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Koenders, L, Cousijn, J, Vingerhoets, WAM, van den Brink, W, Wiers, RW, Meijer, CJ, Machielsen, MWJ, Veltman, DJ, Goudriaan, AE & de Haan, L 2016, 'Grey Matter Changes Associated with Heavy Cannabis Use: A Longitudinal sMRI Study' PLoS ONE, vol. 11, no. 5, pp. e0152482. https://doi.org/10.1371/journal.pone.0152482

Grey Matter Changes Associated with Heavy Cannabis Use : A Longitudinal sMRI Study. / Koenders, Laura; Cousijn, Janna; Vingerhoets, Wilhelmina A M; van den Brink, Wim; Wiers, Reinout W; Meijer, Carin J; Machielsen, Marise W J; Veltman, Dick J; Goudriaan, Anneke E; de Haan, Lieuwe.

In: PLoS ONE, Vol. 11, No. 5, 2016, p. e0152482.

Research output: Contribution to journalArticleAcademicpeer-review

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AU - Koenders, Laura

AU - Cousijn, Janna

AU - Vingerhoets, Wilhelmina A M

AU - van den Brink, Wim

AU - Wiers, Reinout W

AU - Meijer, Carin J

AU - Machielsen, Marise W J

AU - Veltman, Dick J

AU - Goudriaan, Anneke E

AU - de Haan, Lieuwe

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AB - Cannabis is the most frequently used illicit drug worldwide. Cross-sectional neuroimaging studies suggest that chronic cannabis exposure and the development of cannabis use disorders may affect brain morphology. However, cross-sectional studies cannot make a conclusive distinction between cause and consequence and longitudinal neuroimaging studies are lacking. In this prospective study we investigate whether continued cannabis use and higher levels of cannabis exposure in young adults are associated with grey matter reductions. Heavy cannabis users (N = 20, age baseline M = 20.5, SD = 2.1) and non-cannabis using healthy controls (N = 22, age baseline M = 21.6, SD = 2.45) underwent a comprehensive psychological assessment and a T1- structural MRI scan at baseline and 3 years follow-up. Grey matter volumes (orbitofrontal cortex, anterior cingulate cortex, insula, striatum, thalamus, amygdala, hippocampus and cerebellum) were estimated using the software package SPM (VBM-8 module). Continued cannabis use did not have an effect on GM volume change at follow-up. Cross-sectional analyses at baseline and follow-up revealed consistent negative correlations between cannabis related problems and cannabis use (in grams) and regional GM volume of the left hippocampus, amygdala and superior temporal gyrus. These results suggests that small GM volumes in the medial temporal lobe are a risk factor for heavy cannabis use or that the effect of cannabis on GM reductions is limited to adolescence with no further damage of continued use after early adulthood. Long-term prospective studies starting in early adolescence are needed to reach final conclusions.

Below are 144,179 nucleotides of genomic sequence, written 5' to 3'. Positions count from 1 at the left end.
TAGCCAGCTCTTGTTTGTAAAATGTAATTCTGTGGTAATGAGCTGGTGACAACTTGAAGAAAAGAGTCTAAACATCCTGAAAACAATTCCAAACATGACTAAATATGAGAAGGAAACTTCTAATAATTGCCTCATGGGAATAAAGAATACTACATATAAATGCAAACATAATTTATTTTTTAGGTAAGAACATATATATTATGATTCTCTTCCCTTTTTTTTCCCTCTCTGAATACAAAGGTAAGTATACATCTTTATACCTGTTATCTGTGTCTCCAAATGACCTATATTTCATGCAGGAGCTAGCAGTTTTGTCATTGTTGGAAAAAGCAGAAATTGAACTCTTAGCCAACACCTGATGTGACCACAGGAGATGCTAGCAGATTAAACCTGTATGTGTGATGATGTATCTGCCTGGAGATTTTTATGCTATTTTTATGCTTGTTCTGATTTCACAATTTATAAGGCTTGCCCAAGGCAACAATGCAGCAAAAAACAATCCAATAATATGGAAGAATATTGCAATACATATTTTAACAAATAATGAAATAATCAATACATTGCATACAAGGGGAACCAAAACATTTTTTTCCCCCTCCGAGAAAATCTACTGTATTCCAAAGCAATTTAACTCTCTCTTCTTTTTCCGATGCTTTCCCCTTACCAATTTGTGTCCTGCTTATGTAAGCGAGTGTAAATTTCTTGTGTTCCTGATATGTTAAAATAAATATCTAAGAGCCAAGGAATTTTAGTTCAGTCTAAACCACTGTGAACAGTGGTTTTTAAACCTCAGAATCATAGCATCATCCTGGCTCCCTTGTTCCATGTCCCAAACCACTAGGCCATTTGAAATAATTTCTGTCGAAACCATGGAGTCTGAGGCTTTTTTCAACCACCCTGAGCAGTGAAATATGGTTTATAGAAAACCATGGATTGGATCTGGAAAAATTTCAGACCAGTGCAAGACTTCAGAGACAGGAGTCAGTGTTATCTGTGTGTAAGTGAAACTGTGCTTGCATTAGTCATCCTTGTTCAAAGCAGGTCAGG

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Koenders L, Cousijn J, Vingerhoets WAM, van den Brink W, Wiers RW, Meijer CJ et al. Grey Matter Changes Associated with Heavy Cannabis Use: A Longitudinal sMRI Study. PLoS ONE. 2016;11(5):e0152482. https://doi.org/10.1371/journal.pone.0152482